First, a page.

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Domain Controller in the cloud

Posted on 2013-05-22
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Last Modified: 2014-11-12
I am planning to move all of our services in the cloud. How does a domain controller in the cloud work and is this something doable? I did some research but it's all too technical to me. We're a small business with few locations and we use AD and have some login scripts. We don't have enough IT support while outsourcing it is too expensive, so is the reason to have everything hosted. Any recommendations - pros and cons and brief explanation of how that would work? I see MS Azure might be a good option.
Thanks!
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Question by:Cozumel
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by:jhyiesla
ID: 39188042
I'm not terribly familiar with this concept.  However, the domain controller concept and AD itself is a critical key to the rest of your network functioning. While it's possible for a physical or virtual server to take a hit ( that's why you have more than one), what happens if your ONLY DC is in the cloud and you lose connectivity to the cloud.  I'd suspect that most network things would just fail to work because there's no way to authenticate anyone or resolve a name to an IP or look up resources in AD because there's no connectivity to AD. As I said, I will confess to some level of ignorance on this issue, but this is a really good question to ask.
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Eddie-Lopez earned 500 total points
ID: 39188074
Hi,

Yes, having your ADDS in the cloud is definitively doable, and you probably will need to do so if you plan on taking Exchange online or other services as well. Probably you should keep a local DC as well.

We are currently implementing Exchange Online / Office 365 / Lync and first we had to have our AD in the cloud. We are using Windows Azure and it works very nice, you can check their pricing to see if it fits your needs.

It's pros and cons are based on the fact that your ADDS will come from the cloud, which means that you should have enough Internet bandwidth to deal with this traffic, and if you go offline for some reason you will not have AD functionality (unless you keep a local DC, as stated above). But as long as you have Internet connection, you won't have to worry about anything else (if you have any trouble, Azure guys will deal with it). And it is great for mobile users, if you have any.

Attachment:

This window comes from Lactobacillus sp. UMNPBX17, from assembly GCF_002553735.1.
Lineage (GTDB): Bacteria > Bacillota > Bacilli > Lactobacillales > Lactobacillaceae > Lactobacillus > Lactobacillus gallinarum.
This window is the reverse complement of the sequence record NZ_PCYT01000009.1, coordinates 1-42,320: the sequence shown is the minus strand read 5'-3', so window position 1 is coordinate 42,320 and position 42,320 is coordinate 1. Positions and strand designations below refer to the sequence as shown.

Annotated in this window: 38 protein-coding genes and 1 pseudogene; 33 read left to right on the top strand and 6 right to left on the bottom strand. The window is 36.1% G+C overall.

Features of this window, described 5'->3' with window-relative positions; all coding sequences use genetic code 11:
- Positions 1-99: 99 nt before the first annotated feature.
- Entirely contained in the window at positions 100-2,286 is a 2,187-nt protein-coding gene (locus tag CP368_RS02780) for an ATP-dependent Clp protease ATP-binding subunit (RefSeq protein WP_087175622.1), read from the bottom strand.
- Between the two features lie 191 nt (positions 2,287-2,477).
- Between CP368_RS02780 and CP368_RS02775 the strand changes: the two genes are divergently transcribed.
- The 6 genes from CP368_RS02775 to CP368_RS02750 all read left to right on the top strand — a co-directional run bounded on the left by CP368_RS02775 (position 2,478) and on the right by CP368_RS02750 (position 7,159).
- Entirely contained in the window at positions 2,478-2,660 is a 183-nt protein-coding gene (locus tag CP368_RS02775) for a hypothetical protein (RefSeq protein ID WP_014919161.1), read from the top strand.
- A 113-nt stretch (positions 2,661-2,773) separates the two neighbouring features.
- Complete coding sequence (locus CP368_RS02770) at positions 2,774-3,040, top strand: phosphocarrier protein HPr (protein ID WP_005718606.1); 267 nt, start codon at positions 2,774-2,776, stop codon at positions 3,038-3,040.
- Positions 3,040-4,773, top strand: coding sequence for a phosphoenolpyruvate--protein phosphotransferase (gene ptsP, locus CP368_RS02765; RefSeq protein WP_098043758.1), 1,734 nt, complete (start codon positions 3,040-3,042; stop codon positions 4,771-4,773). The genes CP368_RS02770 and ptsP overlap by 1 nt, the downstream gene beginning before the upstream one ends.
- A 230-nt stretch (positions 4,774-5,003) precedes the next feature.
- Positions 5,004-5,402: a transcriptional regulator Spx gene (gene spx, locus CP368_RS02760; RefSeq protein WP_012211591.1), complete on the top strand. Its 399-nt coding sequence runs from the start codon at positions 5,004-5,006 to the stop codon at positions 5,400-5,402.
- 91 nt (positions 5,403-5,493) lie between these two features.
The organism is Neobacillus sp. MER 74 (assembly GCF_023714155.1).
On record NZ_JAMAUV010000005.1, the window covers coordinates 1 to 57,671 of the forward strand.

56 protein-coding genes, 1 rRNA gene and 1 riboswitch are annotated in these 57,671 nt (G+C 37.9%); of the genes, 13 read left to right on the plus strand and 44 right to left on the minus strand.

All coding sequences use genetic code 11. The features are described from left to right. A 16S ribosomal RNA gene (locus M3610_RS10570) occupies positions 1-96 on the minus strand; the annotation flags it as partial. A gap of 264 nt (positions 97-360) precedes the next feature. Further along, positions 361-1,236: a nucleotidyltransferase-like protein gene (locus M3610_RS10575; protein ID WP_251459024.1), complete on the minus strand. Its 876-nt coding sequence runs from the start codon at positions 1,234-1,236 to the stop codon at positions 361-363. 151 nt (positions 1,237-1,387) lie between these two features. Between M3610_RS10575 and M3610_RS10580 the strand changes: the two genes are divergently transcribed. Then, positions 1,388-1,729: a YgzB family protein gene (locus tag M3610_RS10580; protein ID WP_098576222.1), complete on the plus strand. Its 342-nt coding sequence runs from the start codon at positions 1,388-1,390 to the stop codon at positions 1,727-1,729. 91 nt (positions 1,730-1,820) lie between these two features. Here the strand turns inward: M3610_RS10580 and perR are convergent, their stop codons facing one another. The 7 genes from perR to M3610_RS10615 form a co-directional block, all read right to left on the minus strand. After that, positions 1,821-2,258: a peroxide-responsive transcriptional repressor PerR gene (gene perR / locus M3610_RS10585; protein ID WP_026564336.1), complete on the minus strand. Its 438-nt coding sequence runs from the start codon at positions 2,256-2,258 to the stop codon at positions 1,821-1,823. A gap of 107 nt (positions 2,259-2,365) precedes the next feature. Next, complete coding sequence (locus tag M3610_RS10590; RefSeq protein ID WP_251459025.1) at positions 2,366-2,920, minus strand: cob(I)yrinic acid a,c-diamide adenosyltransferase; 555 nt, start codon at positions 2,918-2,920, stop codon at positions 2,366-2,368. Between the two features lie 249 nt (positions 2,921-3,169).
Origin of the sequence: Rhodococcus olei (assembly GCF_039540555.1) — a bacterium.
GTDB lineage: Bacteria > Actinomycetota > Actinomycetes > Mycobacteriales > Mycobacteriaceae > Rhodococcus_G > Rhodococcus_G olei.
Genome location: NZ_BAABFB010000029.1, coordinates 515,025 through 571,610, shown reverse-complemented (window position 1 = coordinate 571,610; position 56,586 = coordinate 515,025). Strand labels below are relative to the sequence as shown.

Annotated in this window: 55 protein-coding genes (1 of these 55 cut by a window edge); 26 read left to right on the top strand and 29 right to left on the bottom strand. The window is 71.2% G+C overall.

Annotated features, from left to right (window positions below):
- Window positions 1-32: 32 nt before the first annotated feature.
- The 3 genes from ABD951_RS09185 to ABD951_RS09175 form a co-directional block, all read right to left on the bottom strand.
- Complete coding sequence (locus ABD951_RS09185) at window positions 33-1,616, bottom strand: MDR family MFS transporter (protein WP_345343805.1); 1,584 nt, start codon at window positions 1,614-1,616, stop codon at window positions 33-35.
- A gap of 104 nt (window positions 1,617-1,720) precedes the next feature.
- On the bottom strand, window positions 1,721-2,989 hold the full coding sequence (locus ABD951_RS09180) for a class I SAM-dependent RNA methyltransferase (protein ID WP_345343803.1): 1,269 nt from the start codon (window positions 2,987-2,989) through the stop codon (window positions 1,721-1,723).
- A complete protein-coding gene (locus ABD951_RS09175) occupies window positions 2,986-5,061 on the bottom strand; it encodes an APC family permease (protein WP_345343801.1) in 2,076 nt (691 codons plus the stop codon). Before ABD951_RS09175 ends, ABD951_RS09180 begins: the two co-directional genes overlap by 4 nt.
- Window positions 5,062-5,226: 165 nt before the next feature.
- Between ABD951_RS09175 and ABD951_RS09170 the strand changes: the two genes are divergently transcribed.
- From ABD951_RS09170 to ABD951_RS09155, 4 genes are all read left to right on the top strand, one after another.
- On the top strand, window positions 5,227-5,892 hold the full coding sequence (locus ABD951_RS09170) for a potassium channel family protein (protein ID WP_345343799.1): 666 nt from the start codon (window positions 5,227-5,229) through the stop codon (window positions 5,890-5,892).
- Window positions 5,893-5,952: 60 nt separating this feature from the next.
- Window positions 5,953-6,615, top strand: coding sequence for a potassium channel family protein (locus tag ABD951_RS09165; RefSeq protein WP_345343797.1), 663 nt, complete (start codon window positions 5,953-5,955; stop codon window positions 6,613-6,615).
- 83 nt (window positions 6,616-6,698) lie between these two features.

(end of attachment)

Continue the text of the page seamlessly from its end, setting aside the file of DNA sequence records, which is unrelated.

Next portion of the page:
Hope this helps,

Eddie
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by:wlacroix
ID: 39188830
We host all our stuff internally on vmware, if you can afford it, its worth keeping all your stuff inside vs hosted.

Where you end up paying huge is with links to and from your branches, especially if they are dedicated links.
You can also do it via VPN but there is 100 times more management.

I guess my point is you have lots of options, not just hosted, your going to ultimately spend the same money on each one, its a matter of how much management you want to put on IT vs your other services.

Do the math on each solution and you will see what I am talking about.
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by:ajjmunoz
ID: 39192952
Why do you you setup an AD LDS instance in case you lose connectivity to the cloud; or you could setup a read only domain controller somewhere.
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by:Cozumel
ID: 39229471
Well, here's the thing I am planning to get Office 365 and all of my services will be in the cloud anyway, so if I lose internet connection my users won't be able to access anything anyway, but they still will be able to login to their computers, right? I am even wondering if I need domain controller at all - does it give any other benefits besides the script and computer policy?
Regarding Azure - Eddie, do they support active directory specific services as well or they only make sure your virtual machine is up and running?
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by:Eddie-Lopez
ID: 39229690
If you lose Internet connection with no local domain controller, your users will be able to login to their computers as long as they had logged before to that specific computer.

On Windows Azure AD services, I'm really not sure if they can manage it since we wanted to manage it ourselves. But here's the website, if you want more info on it:

http://www.windowsazure.com/en-us/services/identity/
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